From the Los Angeles Times, Thursday January 29th, 2009:
2 DIE IN HEAD-ON COLLISION
A Culver City police officer and a Van Nuys man were killed Wednesday in a head-on collision that closed several lanes of the 10 freeway for hours during the morning commute.
Sgt. Curtis Massey, 41, was driving east on his way to work when he was struck about 5 a.m. just west of National Boulevard by a silver Toyota Camry traveling the wrong way, said Officer Miguel Luevano of the California Highway Patrol. Massey’s unmarked police car, a four-door Dodge Charger, was engulfed in flames.
No one else was hurt and the CHP is investigating. Pete Demetriou, a radio reporter for KFWB-AM (980) was driving to work around 4:55 a.m. on the eastbound 10, when he saw a car, driven by the Van Nuys man, coming toward him.
“You’re used to seeing headlights coming at you, but you assume they’re on the other side,” he said. “At about 200 yards I realized he was coming in my lane.” Demetroiu said he called police after the car passed him traveling about 65 mph. All eastbound lanes and two westbound lanes of the 10 were closed at the 405 freeway until about 1 p.m.
Massey, who is survived by a wife and three young children, was a 17-year veteran of the police department and was most recently assigned to the juvenile detective bureau.
Police Chief Don Pedersen told reporters that Massey dedicated much of his free time to working with at risk-teens and every year volunteered for the Santa sleigh, a holiday event in which officers escort Santa Claus around the city and distribute presents to children.
“He was a friend and trusted colleague who could always be counted on to be the first one to volunteer for an assignment,” Pedersen said of Massey, who was a Medal of Valor recipient. “The community today has lost a dedicated police sergeant.”
Megan Gallagher, 28, a former community service officer who worked with the department for five years, was shocked when she heard the news about Massey, a colleague who had served as her mentor.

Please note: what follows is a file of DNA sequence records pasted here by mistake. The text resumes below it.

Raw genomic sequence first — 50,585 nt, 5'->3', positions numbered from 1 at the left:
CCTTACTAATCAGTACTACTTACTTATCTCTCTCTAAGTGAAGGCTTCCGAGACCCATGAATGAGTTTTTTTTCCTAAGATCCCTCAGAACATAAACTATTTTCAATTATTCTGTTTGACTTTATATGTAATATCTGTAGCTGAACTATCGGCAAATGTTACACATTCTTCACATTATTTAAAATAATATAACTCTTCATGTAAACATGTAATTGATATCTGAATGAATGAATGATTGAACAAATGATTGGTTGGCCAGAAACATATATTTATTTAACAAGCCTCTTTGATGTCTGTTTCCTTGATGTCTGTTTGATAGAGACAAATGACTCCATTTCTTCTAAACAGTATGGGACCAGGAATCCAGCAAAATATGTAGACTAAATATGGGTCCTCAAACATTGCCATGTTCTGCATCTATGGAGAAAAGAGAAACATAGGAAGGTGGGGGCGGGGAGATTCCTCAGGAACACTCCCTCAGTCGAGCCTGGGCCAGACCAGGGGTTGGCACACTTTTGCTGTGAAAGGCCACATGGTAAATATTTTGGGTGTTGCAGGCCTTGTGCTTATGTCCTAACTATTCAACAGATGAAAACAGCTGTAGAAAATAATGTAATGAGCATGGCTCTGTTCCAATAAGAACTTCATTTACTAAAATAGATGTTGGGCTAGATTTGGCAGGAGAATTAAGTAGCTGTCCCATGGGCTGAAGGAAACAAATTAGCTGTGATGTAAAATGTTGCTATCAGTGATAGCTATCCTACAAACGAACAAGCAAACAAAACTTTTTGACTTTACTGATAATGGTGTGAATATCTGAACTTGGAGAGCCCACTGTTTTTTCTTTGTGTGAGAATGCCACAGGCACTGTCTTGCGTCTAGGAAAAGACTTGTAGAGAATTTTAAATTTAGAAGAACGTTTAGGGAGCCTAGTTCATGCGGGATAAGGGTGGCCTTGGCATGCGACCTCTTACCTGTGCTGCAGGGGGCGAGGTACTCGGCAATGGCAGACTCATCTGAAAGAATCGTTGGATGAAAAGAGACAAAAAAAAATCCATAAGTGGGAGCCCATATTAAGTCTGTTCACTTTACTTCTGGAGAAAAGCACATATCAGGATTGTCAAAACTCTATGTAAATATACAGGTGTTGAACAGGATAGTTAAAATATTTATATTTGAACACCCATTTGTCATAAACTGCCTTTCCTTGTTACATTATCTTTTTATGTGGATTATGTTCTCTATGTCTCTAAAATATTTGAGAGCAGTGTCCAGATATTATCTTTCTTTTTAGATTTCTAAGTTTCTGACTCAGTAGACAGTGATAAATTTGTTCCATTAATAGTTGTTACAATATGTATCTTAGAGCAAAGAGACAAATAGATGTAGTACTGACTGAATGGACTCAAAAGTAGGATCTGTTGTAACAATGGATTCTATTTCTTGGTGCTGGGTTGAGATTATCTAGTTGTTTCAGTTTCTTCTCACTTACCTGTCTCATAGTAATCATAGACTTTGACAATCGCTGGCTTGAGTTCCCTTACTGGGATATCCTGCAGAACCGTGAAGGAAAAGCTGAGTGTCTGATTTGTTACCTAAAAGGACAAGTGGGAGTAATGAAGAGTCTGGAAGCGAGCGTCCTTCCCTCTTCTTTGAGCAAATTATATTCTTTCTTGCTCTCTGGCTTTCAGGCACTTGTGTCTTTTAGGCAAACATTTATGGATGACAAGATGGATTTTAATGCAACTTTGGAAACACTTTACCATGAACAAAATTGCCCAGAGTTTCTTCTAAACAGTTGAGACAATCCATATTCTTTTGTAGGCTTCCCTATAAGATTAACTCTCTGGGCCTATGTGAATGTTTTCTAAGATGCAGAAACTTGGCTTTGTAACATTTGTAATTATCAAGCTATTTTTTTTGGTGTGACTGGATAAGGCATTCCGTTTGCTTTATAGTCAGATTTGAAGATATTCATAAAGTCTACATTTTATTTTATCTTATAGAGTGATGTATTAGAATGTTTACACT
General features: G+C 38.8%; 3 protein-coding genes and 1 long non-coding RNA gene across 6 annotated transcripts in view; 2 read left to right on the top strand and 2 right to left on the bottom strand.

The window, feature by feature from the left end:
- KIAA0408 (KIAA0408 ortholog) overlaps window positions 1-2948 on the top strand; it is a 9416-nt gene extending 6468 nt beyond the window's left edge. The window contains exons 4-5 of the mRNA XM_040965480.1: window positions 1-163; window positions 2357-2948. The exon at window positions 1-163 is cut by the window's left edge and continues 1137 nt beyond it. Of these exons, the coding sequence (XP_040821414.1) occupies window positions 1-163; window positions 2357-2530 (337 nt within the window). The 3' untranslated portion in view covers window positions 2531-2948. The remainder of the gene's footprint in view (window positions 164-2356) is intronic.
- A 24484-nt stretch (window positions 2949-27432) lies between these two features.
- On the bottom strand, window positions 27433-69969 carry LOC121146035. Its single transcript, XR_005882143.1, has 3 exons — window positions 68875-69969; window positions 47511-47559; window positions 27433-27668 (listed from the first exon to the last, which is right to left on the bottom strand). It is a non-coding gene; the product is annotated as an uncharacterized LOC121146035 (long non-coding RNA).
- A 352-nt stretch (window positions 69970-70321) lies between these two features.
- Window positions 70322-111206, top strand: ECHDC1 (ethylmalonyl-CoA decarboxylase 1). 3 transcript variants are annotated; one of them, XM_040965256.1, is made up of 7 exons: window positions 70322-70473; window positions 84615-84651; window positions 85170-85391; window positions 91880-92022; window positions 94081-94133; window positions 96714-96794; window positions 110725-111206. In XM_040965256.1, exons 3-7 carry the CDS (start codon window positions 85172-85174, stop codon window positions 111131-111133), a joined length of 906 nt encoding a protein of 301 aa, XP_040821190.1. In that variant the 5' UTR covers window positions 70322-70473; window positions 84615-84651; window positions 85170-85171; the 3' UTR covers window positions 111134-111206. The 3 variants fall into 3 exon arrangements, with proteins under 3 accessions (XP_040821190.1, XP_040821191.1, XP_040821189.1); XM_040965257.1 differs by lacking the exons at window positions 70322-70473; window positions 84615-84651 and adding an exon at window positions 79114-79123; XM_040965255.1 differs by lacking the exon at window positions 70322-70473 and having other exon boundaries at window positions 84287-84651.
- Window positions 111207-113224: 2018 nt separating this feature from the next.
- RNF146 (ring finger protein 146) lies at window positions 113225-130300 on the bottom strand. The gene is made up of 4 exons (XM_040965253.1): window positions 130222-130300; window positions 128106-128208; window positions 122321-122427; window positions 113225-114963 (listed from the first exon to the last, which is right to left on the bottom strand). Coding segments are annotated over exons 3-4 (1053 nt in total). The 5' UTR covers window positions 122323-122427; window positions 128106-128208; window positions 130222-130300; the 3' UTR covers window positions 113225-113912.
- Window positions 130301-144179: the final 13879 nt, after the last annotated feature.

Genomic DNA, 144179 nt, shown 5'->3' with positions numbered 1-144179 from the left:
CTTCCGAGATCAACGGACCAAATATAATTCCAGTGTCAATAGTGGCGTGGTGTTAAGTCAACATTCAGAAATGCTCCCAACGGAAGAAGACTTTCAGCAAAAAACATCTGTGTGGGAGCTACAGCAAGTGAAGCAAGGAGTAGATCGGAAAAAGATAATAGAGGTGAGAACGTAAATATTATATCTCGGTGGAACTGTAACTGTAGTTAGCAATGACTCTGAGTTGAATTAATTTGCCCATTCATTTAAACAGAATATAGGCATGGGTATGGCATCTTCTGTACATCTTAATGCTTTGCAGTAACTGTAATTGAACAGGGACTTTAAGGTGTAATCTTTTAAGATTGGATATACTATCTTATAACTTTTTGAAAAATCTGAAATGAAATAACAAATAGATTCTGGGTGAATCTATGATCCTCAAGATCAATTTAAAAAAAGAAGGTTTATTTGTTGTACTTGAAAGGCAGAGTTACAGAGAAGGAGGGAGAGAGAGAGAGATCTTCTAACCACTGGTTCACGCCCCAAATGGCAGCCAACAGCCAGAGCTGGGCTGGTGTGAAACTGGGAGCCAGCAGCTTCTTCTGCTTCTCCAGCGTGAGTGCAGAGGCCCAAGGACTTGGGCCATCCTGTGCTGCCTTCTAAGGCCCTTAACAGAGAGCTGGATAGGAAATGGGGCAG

“He was someone I looked up to and someone I trusted at the station. Being one of the few females there, it’s kind of hard to talk to everybody,” she said. “When I started there, we have to get our uniforms and he offered up his jacket so I didn’t have to spend the money. He made my first days there comfortable. He was an automatic friend from Day One.”
On behalf of Massey’s family, the department has set up the Sgt. Curtis Massey Memorial Fund. Donations can be sent to Culver City Employees Federal Credit Union, 9770 Culver Blvd. Culver City CA 90232.
On the morning of the accident, I had a ten a.m. audition at Culver Studios at the junction of Washington Blvd. and Culver Blvd. for a chance to play Meryl Streep’s psychiatrist in a Nancy Meyers movie. My wife, the actress Alley Mills, had a ten a.m. rehearsal call at her soap opera, “The Bold and the Beautiful,” at CBS Television City, Fairfax and Beverly in Hollywood. We live on the west side in Venice.
At 8:45, I turned on 1070 News Radio to hear the traffic report. All lanes closed on the 10, it said, and as a result, eastbound traffic on Venice Blvd. and Washington Blvd. was virtually at a stand-still. Both of us panicked. “Damn it,” I muttered, reminding myself of Jack Bauer on “24.” “One more inconvenience in Los Angeles.”
We both flew out of the house. I shark-drove side streets and managed to get to my audition only ten minutes late. Alley was tardy by three quarters of an hour. So was everyone else in the cast. And as the day went on, we heard stories of actors, directors and crew people in the same fix all over the city. I remember thinking, “It’s like a movie, like ‘Crash,’ or something. One incident happens and dozens of lives are affected.”
The next day, I looked in the paper to find out what had occurred that had driven me so nuts. The small piece on the inside of the California section I’ve re-printed above was what I found. When I read it I remembered that Alley, when she’d heard that the cops were distributing toys for kids, had gone to the toy store run by a Vietnamese couple next to the old Venice Fox Theater and bought three brand new bicycles. She’d loaded them into our Ford van and driven them over to the station on Culver Blvd. It was a nice black cop who thanked her for them, she said, so I guess it wasn’t Curtis Massey.
Later that morning I got a call from my daughter Susie Breitbart, Andrew’s wife and the mother of their four young kids. “Dad,” she asked me, “do you remember years ago a police officer stopped you for speeding and recognized you from TV and said, ‘You’re Susie Bean’s father; I went to Pali High with her. I can’t give you a ticket,’ and he let you go?”
“Sure I do,” I said.
“Well, that was my friend Curt from Pali. He’s the officer who was killed in that terrible accident on the 10 yesterday. He was a really good guy,” she said.
Later on that Thursday, Alley got a call from a friend of hers from Bible study. The cop’s wife’s best friend, it turns out, is in her class. Six degrees…
An extraordinary human being is wiped off the face of the earth in a split second and all over town we experience it as just one more annoyance in L.A.
I just sent off a good sized check. Perhaps you’ll do the same